After the Word of God was growing and prevailing Ephesus (Acts 19:20) Paul decided that he needed to go to Jerusalem and then to Rome (Acts 19:21). While in Ephesus, the Emperor Claudius was poisoned and the Empire fell into the hands of a 16-year-old boy named Nero (in AD 54). It’s almost like Paul needed to witness to the new Emperor; maybe he thought it would be a great opportunity to change the Empire.
Paul was used by God in a mighty way and the enemy would not give up without a fight, so Paul encountered more trouble before he left Ephesus (Acts 19:21, 23). We are also told that Paul was again alone, having sent Erastus and Timothy into Macedonia (Acts 19:22).
It was normally the Jews causing Paul grief, but we read of two Gentile groups rising up against him: in Philippi (Acts 16:16-19) and here in Ephesus (Acts 19:23-41). It seems the gospel was a threat to the local idol making industry (Acts 19:24-25). Paul was hurting their trade and needed to be stopped; reasoning that he was robbing Artemis of her majesty (Acts 19:27). She was believed to be the daughter of Zeus and her temple was in Ephesus (one of the seven ancient wonders of the world). The silversmiths had made little statues in her likeness so I believe that these businessmen cared little about her majesty and more about their profits. The gospel and Paul were bad for business.
There was a town hall gathering in the theater in Ephesus and a couple believers are dragged to the meeting (Acts 19:29). Paul wanted to go there and speak to the crowd but his friends persuaded him not to go (Acts 19:30). Sometimes Paul had more passion and courage than sense. What I like here is that the disciples were not afraid to disagree with the apostle; Paul did not surround himself with yes-men and they had the freedom to speak their minds. Paul let the wisdom of others take priority over his own desires. He was not only a preacher and teacher but Paul was a good discussion leader (Acts 19:9). It is my observation that leaders who are afraid of others disagreeing with them leave little room for discussion. I am encouraged by leaders who do not think they always have to be right.
Not only did the friends of Paul not want him to go tho the theater, the city officials begged him not to go (Acts 19:31). Then the Jews got a man named Alexander to stir up the crowd chanting “Great is Artemis of the Ephesians” for about two hours (Acts 19:34), which is an odd thing for the Jews to do… to encourage the practice of idolatry (Exodus 20:3-4).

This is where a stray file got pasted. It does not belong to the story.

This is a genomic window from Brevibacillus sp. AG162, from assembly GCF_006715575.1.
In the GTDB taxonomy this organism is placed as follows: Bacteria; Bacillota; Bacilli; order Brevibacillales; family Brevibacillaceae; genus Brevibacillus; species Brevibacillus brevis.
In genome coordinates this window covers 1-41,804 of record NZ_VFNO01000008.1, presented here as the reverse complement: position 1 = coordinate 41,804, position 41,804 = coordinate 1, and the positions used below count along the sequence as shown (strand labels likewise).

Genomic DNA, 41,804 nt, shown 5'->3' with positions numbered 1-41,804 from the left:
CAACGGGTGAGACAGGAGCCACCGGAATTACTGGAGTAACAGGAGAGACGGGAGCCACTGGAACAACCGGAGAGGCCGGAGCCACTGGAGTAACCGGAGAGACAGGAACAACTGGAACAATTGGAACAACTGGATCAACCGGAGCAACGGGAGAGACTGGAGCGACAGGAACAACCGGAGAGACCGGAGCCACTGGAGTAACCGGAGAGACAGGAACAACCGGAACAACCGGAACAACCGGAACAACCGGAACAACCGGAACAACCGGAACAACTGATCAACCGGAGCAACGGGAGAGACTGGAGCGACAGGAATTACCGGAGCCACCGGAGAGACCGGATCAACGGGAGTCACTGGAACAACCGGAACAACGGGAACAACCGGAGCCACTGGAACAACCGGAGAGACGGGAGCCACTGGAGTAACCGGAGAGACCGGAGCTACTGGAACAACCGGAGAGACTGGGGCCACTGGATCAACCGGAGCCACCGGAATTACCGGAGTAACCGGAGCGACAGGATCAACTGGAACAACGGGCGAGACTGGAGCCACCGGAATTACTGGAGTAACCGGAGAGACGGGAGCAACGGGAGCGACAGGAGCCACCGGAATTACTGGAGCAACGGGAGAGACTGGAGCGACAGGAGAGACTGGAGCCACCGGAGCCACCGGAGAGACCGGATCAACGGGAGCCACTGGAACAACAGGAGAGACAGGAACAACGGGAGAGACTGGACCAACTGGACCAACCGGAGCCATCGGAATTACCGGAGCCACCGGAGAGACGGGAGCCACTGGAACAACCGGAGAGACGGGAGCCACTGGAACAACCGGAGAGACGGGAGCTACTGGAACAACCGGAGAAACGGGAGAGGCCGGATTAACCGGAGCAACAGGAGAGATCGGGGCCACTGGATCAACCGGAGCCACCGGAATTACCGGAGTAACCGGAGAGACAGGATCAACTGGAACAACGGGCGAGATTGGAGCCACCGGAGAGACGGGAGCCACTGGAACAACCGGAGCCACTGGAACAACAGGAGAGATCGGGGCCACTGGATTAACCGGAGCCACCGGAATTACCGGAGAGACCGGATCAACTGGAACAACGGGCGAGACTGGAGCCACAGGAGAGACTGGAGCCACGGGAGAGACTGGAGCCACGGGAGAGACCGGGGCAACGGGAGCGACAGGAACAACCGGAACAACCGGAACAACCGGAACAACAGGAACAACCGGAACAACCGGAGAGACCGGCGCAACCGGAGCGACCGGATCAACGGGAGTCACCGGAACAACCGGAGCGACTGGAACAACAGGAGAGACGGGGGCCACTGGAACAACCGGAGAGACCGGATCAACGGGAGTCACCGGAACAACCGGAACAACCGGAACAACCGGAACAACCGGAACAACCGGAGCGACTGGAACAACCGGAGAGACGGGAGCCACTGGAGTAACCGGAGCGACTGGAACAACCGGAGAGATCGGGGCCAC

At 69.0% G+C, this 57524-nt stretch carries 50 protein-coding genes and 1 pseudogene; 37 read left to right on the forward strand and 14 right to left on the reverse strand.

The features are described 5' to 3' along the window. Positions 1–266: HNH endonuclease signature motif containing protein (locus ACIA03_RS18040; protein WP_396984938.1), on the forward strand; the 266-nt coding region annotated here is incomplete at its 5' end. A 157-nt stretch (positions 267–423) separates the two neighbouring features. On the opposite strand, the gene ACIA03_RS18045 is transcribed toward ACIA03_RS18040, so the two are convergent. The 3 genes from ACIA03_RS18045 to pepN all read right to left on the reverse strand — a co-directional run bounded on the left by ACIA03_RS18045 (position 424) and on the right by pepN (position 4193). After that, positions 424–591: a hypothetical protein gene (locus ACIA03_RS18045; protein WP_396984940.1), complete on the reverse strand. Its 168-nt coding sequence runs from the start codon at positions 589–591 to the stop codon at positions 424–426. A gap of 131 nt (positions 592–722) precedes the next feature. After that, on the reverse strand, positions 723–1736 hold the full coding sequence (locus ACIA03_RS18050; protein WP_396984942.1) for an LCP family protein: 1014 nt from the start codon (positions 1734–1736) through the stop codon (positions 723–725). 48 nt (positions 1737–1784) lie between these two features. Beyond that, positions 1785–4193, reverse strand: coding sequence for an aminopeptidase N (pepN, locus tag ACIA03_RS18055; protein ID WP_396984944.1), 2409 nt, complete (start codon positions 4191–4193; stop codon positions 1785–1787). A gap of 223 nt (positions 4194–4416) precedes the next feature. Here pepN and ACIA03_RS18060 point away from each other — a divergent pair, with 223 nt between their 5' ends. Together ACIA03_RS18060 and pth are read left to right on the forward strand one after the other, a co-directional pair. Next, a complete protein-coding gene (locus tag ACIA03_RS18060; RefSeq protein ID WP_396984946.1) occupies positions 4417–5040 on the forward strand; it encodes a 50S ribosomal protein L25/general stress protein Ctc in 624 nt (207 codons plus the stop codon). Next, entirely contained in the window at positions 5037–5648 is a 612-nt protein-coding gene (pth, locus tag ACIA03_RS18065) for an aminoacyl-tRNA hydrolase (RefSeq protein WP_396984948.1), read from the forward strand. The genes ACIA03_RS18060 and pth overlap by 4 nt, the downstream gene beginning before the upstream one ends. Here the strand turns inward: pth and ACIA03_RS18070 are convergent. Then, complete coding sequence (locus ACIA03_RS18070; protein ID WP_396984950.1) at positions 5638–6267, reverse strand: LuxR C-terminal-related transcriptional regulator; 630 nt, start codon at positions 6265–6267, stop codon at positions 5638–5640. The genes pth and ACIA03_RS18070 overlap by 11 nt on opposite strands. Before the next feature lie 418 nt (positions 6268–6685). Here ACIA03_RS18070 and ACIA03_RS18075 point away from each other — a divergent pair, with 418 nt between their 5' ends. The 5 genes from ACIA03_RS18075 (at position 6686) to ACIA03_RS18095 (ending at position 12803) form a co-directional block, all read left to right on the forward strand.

A little history: the people believed that Artemis had fallen to earth in the form of a meteor, like a multibreasted woman, who was proclaimed as the patron deity of childbirth. After a little research, I discovered she was the goddess of the hunt, wild animals, wilderness, childbirth, virginity and young girls, bringing and relieving disease in women; often depicted as a huntress carrying a bow and arrows. I am still amazed at what people will believe; sort of like believing that we all evolved from primordial muck by chance over time. It takes more faith to believe this universe just happened by accident than to believe in a divine creation. The universe is way to complex for there not to be an Intelligent Designer behind it all. Paul brought the message that the Messiah came down from the Father who offers everlasting life to those who believe; a much more believable story than a goddess falling as a rock from space.
Application: How many men today have another man beside them to guide them along life’s journey? Men who will speak truth to them, to help them avoid danger and temptation? How many of us are as passionate as Paul, compelled with a mission that must be accomplished? How many of us who are in leadership are humble enough to listen to others? Are we ever strong enough to admit, and even confess, that we were wrong? To our employees, our wives, our children? Do you surround yourself with yes-men or those who will challenge you and speak the truth to you in love?